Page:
The blindspots you should have in mind

Here are the three most common blindspots teachers might encounter while working on the design challenge.


#1 Assumption

A common difficulty we face when using the design thinking methodology is that, as humans, we tend to make a lot of assumptions, which takes us off course. For example, when we hear about a problem, we automatically think that it is due to this or that. And then, without knowing it, we go down a path that takes us away from the design thinking process and what it can offer. At this point, we're only doing what we want to do without having the real needs in mind! It is therefore essential to take a naive approach to problem-solving. Not assuming what the problem is, why it is a problem and for whom is the most valuable lesson we can learn if we are on the right track to discovering unexpected problems, needs and solutions!


#2 Choosing a direction

Your design thinking project is a journey, which means that you will face situations where you have to decide what to do next. For example, after investigating a design challenge through interviews and observations, you will need to reframe your design challenge by making it more focused and clearer based on what you have discovered in the field. Next, you will need to brainstorm many ideas and select a few to take the project forward. In this case, to choose, you can either stick to factual criteria like which is the most feasible given the resources we have? or you can vote. All these choices have helped you to choose a design direction. But be aware that, even if it feels like it, you are never really stuck because the design thinking process is meant to be flexible, and you can always go ahead and quickly prototype your idea and ask for feedback or go back to a previous phase to clarify your ideas better. Even if you go back, you are still somehow moving your design project forward.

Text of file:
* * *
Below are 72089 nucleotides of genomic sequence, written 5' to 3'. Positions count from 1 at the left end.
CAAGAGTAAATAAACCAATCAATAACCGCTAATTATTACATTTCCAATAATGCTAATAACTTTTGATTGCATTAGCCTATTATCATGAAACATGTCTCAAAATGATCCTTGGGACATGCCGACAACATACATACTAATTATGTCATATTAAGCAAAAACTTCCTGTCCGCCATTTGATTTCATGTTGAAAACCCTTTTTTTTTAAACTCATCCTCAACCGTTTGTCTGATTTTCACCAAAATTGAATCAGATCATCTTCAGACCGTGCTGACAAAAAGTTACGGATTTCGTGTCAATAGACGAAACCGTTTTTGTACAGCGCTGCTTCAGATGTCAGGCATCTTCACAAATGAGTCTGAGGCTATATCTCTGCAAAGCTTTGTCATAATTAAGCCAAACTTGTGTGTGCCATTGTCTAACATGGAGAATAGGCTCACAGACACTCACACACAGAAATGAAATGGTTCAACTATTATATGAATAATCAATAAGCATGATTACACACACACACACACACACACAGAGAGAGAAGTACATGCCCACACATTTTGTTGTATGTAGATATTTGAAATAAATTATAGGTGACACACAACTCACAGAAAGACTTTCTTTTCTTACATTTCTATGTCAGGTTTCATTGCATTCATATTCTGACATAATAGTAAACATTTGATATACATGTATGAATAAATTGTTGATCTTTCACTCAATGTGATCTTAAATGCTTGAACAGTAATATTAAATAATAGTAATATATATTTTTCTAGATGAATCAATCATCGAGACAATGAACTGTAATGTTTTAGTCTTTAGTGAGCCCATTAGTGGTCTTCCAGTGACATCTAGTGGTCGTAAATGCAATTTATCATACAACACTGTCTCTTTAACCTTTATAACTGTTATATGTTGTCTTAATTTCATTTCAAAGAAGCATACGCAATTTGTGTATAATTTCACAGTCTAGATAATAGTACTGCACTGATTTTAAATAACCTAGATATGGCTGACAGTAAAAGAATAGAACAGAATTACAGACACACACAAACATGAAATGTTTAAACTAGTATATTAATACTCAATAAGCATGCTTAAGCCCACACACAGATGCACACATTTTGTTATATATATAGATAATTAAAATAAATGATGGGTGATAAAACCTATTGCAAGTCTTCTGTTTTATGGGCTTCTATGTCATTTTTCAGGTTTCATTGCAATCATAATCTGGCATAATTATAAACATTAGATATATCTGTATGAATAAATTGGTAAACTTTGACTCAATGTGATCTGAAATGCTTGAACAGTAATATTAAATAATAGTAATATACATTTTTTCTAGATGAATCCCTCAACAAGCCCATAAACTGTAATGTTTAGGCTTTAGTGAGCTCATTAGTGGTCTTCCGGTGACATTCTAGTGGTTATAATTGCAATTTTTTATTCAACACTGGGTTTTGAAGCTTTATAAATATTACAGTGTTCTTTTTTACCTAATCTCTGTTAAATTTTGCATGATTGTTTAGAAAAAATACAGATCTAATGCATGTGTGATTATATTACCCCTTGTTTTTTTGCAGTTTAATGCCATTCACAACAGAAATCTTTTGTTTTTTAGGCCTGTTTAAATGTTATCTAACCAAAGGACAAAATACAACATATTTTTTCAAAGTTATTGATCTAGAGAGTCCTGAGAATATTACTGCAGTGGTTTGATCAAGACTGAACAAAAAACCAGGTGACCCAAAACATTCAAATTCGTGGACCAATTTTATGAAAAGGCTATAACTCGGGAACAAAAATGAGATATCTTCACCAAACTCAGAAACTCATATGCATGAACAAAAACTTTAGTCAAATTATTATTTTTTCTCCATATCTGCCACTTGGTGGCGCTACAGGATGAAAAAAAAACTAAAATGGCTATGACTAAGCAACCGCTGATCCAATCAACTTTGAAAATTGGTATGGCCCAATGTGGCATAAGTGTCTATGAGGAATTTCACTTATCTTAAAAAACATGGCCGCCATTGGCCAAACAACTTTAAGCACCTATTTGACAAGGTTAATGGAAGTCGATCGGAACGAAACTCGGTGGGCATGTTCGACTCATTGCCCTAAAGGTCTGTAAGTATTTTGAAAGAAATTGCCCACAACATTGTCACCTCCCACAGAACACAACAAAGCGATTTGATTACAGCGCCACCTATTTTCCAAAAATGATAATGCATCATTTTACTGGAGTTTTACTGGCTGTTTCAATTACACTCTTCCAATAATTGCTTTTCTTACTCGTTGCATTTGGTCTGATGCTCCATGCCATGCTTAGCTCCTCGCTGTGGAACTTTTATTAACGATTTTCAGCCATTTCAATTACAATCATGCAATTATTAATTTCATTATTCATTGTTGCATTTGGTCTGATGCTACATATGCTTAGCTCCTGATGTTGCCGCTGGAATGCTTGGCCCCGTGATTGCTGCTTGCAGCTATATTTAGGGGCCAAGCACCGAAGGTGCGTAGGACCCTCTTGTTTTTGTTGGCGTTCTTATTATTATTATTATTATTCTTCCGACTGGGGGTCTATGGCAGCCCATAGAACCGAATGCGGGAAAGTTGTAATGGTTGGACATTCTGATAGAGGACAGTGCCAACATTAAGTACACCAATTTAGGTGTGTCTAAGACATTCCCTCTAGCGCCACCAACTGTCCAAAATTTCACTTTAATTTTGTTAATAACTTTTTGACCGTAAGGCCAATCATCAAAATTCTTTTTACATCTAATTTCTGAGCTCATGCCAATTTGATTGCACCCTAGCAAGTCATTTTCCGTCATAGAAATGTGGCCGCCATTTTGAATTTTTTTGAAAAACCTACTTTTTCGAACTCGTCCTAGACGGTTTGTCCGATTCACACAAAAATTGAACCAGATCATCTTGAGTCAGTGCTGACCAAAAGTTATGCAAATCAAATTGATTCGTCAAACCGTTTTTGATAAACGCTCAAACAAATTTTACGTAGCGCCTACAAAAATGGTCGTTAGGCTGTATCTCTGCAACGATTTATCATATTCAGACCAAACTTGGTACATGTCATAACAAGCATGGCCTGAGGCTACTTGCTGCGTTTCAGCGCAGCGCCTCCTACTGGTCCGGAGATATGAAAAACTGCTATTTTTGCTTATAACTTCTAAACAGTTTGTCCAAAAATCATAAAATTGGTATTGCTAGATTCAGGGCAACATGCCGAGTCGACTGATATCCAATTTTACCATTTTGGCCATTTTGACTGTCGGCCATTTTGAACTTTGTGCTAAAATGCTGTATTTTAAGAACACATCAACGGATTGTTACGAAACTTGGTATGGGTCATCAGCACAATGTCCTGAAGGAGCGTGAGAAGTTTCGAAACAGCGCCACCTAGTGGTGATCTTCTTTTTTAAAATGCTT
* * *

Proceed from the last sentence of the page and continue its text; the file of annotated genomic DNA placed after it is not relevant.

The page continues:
#3 Materialising

​The design thinking methodology is a creative process that will help us generate many ideas. And most of these ideas are not necessarily the best ones to address our design challenge. To be sure whether ideas work or not, it is crucial to stay in beta mode and constantly test them or at least show them to the people involved in the topic so that they can react. This is the role of the prototype: to show a conceptual idea in a tangible form so that people can react to a concrete idea instead of a version that they imagine themselves. It will allow you to collect feedback so that you can decide whether you want to explore this further or change your idea. That's what prototyping is all about, testing an idea and confronting it with reality.

With this in mind, be aware that if your first prototype is not aesthetically pleasing, that's absolutely fine and normal! Just make sure you can get valuable feedback to help you make your next decisions. After all, a robust prototype requires many iterations and time.

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